Russia and Ukraine assured the EU that the latest dispute would not disturb the onward shipments. Unsurprisingly (at least to me), that assurance turns out not to be accurate. RFE/RL reports supply shortfalls to a number of EU member states. Russia and Ukraine, naturally, are engaged in mutual recriminations as to who caused these shortfalls.

Meanwhile, the Russian gas firm Gazprom, the largest natural gas company in the world and the owner of the pipeline to Ukraine, asked for help last November. Its share prices have plunged, due to declining energy prices and to the war in the Caucasus, which dealt a body blow to confidence in the Russian economy.

Amending the Koran - not

French philosopher and public figure Bernard-Henri Levy was put on a list of prominent European Jews targeted for assassination after he called for amending the Koran, or at least interpreting it a more enlightened fashion, as Jews and Christians have done with regard to their holy books.

The assassination plan was thwarted when the group leader of the radical Islamic group behind it was arrested last February in Morocco. (Thanks to Jihad Watch.)

Predator takes out Al Qaeda leadership

Here, thanks to Jeff, is an article from the British newspaper The Times, that describes the success the United States has had in using its Predator and Reaper drones to identify, target and kill Al Qaeda leaders in Pakistan. Among this 'senior management' have been several terrorists specialized in attacks in Europe.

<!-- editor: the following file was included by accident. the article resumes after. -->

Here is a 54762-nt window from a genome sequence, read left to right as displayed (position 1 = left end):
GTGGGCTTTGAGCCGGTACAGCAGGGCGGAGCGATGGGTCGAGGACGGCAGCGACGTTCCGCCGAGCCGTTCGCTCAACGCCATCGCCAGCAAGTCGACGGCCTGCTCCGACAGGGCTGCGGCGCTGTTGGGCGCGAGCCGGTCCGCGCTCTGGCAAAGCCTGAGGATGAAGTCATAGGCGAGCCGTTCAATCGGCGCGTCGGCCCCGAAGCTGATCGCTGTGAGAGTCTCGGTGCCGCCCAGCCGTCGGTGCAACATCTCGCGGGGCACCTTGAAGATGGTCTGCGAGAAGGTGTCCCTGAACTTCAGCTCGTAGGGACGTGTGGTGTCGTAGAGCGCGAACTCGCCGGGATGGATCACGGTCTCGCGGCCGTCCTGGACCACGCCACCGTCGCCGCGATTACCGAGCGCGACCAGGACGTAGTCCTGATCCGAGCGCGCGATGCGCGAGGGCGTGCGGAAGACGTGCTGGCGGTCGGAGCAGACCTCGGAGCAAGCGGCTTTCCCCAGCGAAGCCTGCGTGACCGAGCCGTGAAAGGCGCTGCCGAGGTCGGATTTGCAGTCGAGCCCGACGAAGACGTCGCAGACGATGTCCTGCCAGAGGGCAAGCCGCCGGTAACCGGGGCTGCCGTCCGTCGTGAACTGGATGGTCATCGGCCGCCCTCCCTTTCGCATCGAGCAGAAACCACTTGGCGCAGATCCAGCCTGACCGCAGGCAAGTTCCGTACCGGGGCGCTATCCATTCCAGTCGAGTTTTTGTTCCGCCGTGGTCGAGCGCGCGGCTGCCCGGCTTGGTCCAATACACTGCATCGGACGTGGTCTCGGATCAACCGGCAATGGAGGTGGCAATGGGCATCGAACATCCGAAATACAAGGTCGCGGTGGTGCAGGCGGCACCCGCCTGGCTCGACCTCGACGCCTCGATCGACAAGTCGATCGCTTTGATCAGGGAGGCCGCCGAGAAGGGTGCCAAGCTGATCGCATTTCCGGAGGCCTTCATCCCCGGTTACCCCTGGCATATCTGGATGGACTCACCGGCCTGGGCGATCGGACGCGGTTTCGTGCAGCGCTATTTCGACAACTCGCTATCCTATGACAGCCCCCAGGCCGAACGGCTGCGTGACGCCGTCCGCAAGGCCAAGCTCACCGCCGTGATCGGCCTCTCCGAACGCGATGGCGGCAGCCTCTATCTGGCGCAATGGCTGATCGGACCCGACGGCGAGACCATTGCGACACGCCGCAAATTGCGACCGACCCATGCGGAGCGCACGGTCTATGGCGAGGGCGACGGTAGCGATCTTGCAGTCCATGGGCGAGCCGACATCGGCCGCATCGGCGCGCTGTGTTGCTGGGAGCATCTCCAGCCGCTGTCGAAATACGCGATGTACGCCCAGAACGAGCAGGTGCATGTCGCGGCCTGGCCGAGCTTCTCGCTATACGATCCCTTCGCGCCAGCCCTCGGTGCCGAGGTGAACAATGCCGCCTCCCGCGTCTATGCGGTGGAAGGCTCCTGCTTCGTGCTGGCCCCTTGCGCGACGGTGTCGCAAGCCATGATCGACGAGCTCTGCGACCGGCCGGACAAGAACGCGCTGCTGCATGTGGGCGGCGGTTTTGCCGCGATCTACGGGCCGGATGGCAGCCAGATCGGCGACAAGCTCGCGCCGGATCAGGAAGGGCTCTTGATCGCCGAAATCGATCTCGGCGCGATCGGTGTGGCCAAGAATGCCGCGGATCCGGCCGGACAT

Friday, January 2, 2009

Dershowitz weighs in

Alan Dershowitz, in an eloquent article on December 31 on the Mideast hostilities, attacks the "United Nations and European Union response, which equates the willful murder of civilians [by Hamas] with [Israel's] legitimate self-defense pursuant to Article 51 of the United Nation Charter." (Thanks to Libby.)

Thursday, January 1, 2009

Civilian casualties

In the midst of the media storm about Palestinian civilians killed by Israelis, here's an interesting story from Iran, courtesy of Palestinian Media Watch. An Iranian reformist newspaper carried a report criticizing Hamas for hiding its forces in nurseries and hospitals. The Iranian Culture Ministry has sinced closed down the newspaper.

Hamas says openly that it targets Israeli citizens. Since they also deliberately risk the lives of Palestinian civilians, including children, at least you can't accuse them of bias.